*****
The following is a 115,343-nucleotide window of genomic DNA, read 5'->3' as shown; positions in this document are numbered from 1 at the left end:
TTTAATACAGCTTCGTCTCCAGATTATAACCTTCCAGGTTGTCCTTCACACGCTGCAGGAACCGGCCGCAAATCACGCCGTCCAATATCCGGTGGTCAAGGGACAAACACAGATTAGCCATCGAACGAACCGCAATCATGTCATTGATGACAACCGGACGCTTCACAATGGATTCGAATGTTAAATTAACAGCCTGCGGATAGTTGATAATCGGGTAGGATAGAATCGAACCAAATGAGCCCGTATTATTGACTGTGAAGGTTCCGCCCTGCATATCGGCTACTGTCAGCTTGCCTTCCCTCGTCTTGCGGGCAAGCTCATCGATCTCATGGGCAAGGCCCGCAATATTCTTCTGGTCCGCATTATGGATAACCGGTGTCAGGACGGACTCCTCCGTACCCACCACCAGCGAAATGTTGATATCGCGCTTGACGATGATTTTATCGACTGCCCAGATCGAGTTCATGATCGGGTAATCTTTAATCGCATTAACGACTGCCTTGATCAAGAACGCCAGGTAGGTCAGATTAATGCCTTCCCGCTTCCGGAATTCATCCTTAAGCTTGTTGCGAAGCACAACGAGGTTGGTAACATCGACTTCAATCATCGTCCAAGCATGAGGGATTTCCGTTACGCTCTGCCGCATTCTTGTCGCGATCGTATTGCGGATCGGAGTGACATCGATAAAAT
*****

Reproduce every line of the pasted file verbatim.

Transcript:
The following is a 115,343-nucleotide window of genomic DNA, read 5'->3' as shown; positions in this document are numbered from 1 at the left end:
TTTAATACAGCTTCGTCTCCAGATTATAACCTTCCAGGTTGTCCTTCACACGCTGCAGGAACCGGCCGCAAATCACGCCGTCCAATATCCGGTGGTCAAGGGACAAACACAGATTAGCCATCGAACGAACCGCAATCATGTCATTGATGACAACCGGACGCTTCACAATGGATTCGAATGTTAAATTAACAGCCTGCGGATAGTTGATAATCGGGTAGGATAGAATCGAACCAAATGAGCCCGTATTATTGACTGTGAAGGTTCCGCCCTGCATATCGGCTACTGTCAGCTTGCCTTCCCTCGTCTTGCGGGCAAGCTCATCGATCTCATGGGCAAGGCCCGCAATATTCTTCTGGTCCGCATTATGGATAACCGGTGTCAGGACGGACTCCTCCGTACCCACCACCAGCGAAATGTTGATATCGCGCTTGACGATGATTTTATCGACTGCCCAGATCGAGTTCATGATCGGGTAATCTTTAATCGCATTAACGACTGCCTTGATCAAGAACGCCAGGTAGGTCAGATTAATGCCTTCCCGCTTCCGGAATTCATCCTTAAGCTTGTTGCGAAGCACAACGAGGTTGGTAACATCGACTTCAATCATCGTCCAAGCATGAGGGATTTCCGTTACGCTCTGCCGCATTCTTGTCGCGATCGTATTGCGGATCGGAGTGACATCGATAAAAT